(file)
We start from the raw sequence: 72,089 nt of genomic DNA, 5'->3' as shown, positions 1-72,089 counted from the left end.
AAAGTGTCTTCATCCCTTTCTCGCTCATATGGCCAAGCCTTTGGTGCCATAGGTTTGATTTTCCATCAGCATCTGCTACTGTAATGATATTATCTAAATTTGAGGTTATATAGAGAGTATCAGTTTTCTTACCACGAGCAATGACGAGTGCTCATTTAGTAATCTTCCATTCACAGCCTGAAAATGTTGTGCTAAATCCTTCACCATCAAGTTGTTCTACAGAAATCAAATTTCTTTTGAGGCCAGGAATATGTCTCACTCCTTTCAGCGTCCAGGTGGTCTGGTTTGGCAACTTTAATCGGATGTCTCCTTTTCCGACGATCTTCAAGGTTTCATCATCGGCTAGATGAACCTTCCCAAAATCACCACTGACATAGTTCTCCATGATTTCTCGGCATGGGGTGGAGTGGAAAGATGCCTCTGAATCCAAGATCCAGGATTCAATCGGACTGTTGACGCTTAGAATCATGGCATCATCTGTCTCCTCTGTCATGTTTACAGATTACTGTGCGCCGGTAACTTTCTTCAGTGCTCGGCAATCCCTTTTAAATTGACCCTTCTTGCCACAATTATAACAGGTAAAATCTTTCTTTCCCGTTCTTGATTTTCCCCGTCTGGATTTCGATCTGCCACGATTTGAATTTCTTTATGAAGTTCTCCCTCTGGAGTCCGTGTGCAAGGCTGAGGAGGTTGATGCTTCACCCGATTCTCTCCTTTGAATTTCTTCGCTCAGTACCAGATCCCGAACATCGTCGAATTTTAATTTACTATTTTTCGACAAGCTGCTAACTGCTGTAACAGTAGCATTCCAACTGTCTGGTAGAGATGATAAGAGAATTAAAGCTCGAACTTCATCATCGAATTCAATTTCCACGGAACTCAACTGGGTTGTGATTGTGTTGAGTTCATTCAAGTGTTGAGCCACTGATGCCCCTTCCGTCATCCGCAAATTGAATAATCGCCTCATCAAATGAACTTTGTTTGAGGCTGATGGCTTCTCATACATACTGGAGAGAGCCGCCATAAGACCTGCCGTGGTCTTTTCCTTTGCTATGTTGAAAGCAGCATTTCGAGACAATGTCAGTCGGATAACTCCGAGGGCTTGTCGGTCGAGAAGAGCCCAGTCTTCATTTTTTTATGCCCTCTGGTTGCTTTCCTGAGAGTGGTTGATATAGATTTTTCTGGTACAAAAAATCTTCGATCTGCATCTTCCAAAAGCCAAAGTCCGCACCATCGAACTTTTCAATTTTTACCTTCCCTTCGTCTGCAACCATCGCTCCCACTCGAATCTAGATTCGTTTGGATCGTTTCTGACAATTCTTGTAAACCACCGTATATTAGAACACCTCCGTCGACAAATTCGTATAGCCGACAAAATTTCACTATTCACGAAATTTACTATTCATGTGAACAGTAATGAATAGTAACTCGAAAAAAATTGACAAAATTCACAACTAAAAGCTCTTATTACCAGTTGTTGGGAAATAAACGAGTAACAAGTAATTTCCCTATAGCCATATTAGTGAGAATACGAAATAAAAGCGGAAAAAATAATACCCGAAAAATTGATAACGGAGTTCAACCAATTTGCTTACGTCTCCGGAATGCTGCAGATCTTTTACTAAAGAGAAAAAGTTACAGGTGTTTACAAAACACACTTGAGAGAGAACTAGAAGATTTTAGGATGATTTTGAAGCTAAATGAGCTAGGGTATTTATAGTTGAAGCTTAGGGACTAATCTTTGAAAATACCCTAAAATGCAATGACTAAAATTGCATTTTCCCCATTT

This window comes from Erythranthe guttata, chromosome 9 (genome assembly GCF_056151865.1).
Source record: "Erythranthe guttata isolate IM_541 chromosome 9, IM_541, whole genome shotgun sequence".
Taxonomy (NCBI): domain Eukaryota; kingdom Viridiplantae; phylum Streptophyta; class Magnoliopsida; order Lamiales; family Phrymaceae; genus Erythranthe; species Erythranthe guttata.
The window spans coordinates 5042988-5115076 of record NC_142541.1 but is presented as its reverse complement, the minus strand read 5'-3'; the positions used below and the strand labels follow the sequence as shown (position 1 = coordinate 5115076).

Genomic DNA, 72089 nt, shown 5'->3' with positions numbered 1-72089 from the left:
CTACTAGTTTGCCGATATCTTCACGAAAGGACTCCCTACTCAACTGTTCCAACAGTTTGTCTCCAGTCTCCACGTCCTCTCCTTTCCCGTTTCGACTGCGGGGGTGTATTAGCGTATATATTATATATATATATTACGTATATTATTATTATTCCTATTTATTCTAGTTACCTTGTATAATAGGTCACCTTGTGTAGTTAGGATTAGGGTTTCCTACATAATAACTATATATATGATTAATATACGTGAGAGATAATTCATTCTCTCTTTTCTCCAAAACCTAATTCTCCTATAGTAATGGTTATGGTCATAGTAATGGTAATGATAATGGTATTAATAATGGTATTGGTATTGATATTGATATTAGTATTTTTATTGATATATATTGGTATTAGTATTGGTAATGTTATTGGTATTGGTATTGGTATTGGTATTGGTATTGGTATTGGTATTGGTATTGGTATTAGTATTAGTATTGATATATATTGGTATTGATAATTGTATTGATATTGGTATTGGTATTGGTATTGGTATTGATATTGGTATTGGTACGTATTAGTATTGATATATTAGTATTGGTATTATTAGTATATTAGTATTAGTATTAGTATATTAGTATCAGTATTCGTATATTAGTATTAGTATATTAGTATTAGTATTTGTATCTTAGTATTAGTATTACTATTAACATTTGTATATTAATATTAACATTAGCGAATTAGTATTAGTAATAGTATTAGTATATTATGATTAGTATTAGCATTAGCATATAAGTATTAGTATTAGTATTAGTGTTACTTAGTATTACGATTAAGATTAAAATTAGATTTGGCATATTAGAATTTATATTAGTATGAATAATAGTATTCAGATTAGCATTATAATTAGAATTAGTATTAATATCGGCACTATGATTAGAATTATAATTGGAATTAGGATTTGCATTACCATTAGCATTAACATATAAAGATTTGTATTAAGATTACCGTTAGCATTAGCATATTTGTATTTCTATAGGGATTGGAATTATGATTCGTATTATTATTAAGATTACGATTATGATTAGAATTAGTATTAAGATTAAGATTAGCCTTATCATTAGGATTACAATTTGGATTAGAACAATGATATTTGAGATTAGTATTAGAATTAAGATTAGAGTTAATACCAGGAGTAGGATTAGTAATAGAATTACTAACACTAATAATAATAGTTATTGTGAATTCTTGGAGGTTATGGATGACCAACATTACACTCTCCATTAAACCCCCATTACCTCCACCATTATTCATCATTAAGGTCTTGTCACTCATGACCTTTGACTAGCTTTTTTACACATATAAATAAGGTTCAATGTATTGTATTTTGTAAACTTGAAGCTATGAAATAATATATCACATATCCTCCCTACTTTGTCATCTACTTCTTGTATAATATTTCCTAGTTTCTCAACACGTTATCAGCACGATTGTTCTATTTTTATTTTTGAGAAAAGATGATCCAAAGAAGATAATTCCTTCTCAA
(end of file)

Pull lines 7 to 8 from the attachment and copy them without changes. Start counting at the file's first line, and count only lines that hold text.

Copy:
Genomic DNA, 72089 nt, shown 5'->3' with positions numbered 1-72089 from the left:
CTACTAGTTTGCCGATATCTTCACGAAAGGACTCCCTACTCAACTGTTCCAACAGTTTGTCTCCAGTCTCCACGTCCTCTCCTTTCCCGTTTCGACTGCGGGGGTGTATTAGCGTATATATTATATATATATATTACGTATATTATTATTATTCCTATTTATTCTAGTTACCTTGTATAATAGGTCACCTTGTGTAGTTAGGATTAGGGTTTCCTACATAATAACTATATATATGATTAATATACGTGAGAGATAATTCATTCTCTCTTTTCTCCAAAACCTAATTCTCCTATAGTAATGGTTATGGTCATAGTAATGGTAATGATAATGGTATTAATAATGGTATTGGTATTGATATTGATATTAGTATTTTTATTGATATATATTGGTATTAGTATTGGTAATGTTATTGGTATTGGTATTGGTATTGGTATTGGTATTGGTATTGGTATTGGTATTGGTATTAGTATTAGTATTGATATATATTGGTATTGATAATTGTATTGATATTGGTATTGGTATTGGTATTGGTATTGATATTGGTATTGGTACGTATTAGTATTGATATATTAGTATTGGTATTATTAGTATATTAGTATTAGTATTAGTATATTAGTATCAGTATTCGTATATTAGTATTAGTATATTAGTATTAGTATTTGTATCTTAGTATTAGTATTACTATTAACATTTGTATATTAATATTAACATTAGCGAATTAGTATTAGTAATAGTATTAGTATATTATGATTAGTATTAGCATTAGCATATAAGTATTAGTATTAGTATTAGTGTTACTTAGTATTACGATTAAGATTAAAATTAGATTTGGCATATTAGAATTTATATTAGTATGAATAATAGTATTCAGATTAGCATTATAATTAGAATTAGTATTAATATCGGCACTATGATTAGAATTATAATTGGAATTAGGATTTGCATTACCATTAGCATTAACATATAAAGATTTGTATTAAGATTACCGTTAGCATTAGCATATTTGTATTTCTATAGGGATTGGAATTATGATTCGTATTATTATTAAGATTACGATTATGATTAGAATTAGTATTAAGATTAAGATTAGCCTTATCATTAGGATTACAATTTGGATTAGAACAATGATATTTGAGATTAGTATTAGAATTAAGATTAGAGTTAATACCAGGAGTAGGATTAGTAATAGAATTACTAACACTAATAATAATAGTTATTGTGAATTCTTGGAGGTTATGGATGACCAACATTACACTCTCCATTAAACCCCCATTACCTCCACCATTATTCATCATTAAGGTCTTGTCACTCATGACCTTTGACTAGCTTTTTTACACATATAAATAAGGTTCAATGTATTGTATTTTGTAAACTTGAAGCTATGAAATAATATATCACATATCCTCCCTACTTTGTCATCTACTTCTTGTATAATATTTCCTAGTTTCTCAACACGTTATCAGCACGATTGTTCTATTTTTATTTTTGAGAAAAGATGATCCAAAGAAGATAATTCCTTCTCAA